Health outcomes are still strong, however, with the percentage of infected patients in intensive care units dropping to 1.9 percent over the last week, down from 2.0 percent a week earlier and 2.3 percent over the previous week.
For the first time, ISS said on Friday that 100 percent of the more than 572,000 active cases of coronavirus are of the highly-transmissible Omicron variant, which first emerged in South Africa in November 2021. The so-called "BA.2" sub-variant was "dominant" in Italy, data showed, accounting for 23.2 percent of all cases, according to a rapid survey conducted by ISS, the Ministry of Health, regional labs, and the Bruno Kessler Foundation.
Over the 24-hour period ending Friday, Italy recorded more than 35,000 new coronavirus infections, a surge from around 21,500 a week earlier. The country reported 41 new deaths from COVID-19.
The United States
US President Joe Biden has recently said Americans "are really, really down" as they continue to deal with the impact of COVID-19.
"They're really down," Biden told The Associated Press during an Oval Office interview on Thursday. "Their need for mental health in America has skyrocketed because people have seen everything upset."
"Everything they counted on upset. But most of it's a consequence of, of, of what's happening, what happened is a consequence of the, the COVID crisis," he underscored.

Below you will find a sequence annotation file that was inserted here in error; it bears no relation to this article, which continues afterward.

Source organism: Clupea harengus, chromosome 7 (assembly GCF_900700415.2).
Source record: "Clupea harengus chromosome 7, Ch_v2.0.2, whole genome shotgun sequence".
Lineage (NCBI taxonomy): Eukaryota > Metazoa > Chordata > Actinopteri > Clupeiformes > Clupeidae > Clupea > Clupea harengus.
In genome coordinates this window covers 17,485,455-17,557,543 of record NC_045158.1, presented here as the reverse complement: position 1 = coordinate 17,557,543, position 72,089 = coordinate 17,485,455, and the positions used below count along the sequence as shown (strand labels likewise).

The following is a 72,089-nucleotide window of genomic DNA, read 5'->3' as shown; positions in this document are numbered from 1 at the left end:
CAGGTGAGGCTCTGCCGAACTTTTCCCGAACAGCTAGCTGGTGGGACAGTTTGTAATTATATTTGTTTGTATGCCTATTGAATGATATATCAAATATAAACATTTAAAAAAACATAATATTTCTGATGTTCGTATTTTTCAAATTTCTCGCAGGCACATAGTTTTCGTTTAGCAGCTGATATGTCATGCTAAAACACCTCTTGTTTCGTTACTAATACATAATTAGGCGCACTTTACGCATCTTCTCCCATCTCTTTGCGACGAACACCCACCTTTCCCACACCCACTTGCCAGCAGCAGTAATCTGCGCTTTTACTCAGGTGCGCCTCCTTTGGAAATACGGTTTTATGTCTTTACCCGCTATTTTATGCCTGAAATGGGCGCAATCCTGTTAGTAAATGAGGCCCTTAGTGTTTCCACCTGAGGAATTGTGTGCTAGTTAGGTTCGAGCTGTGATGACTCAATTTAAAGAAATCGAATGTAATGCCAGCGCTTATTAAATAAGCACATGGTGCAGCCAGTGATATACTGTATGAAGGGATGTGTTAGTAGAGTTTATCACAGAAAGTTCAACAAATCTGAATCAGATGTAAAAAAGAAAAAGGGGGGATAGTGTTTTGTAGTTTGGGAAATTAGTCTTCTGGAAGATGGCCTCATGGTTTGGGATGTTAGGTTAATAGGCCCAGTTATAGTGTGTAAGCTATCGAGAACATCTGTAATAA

The United States has reported more than 86 million COVID-19 cases and 1 million related deaths since the outbreak of the public health crisis, according to the latest data from Johns Hopkins University.
He is also in a tough position over rising inflation in the United States.
The US Food and Drug Administration on Friday authorized emergency use of the Moderna and Pfizer-BioNTech COVID-19 vaccines for children down to 6 months of age.
For the Moderna vaccine, the FDA amended the emergency use authorization to include use of the vaccine in individuals 6 months through 17 years of age. The vaccine had previously been authorized for use in adults 18 years of age and older.
For the Pfizer-BioNTech vaccine, the FDA amended the EUA to include use of the vaccine in individuals 6 months through 4 years of age. The vaccine had previously been authorized for use in individuals 5 years of age and older.
The agency determined that the known and potential benefits of the Moderna and Pfizer-BioNTech COVID-19 vaccines outweigh the known and potential risks in the pediatric populations authorized for use for each vaccine.
The Moderna vaccine is administered as a primary series of two doses, one month apart, to individuals 6 months through 17 years of age.
The Pfizer-BioNTech vaccine is administered as a primary series of three doses in which the initial two doses are administered three weeks apart followed by a third dose administered at least eight weeks after the second dose in individuals 6 months through 4 years of age.
The FDA's decision came after a meeting of its advisors earlier this week, which voted to recommend the Moderna and Pfizer-BioNTech COVID-19 vaccines for children as young as 6 months old.